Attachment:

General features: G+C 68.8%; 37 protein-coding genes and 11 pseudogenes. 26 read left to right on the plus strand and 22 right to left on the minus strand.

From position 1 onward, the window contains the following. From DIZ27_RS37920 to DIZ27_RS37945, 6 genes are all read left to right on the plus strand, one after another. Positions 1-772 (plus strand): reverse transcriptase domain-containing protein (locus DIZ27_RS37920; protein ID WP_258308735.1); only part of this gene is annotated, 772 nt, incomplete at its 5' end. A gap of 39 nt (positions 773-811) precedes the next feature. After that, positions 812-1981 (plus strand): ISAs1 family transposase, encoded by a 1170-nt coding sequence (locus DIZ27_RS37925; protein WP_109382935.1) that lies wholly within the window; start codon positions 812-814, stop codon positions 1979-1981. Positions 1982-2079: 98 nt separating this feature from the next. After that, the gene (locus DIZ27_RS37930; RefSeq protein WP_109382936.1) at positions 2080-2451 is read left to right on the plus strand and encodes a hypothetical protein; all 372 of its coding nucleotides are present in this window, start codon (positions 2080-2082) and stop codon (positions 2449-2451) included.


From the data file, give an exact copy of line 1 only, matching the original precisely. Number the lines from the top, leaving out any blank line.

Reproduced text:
General features: G+C 68.8%; 37 protein-coding genes and 11 pseudogenes. 26 read left to right on the plus strand and 22 right to left on the minus strand.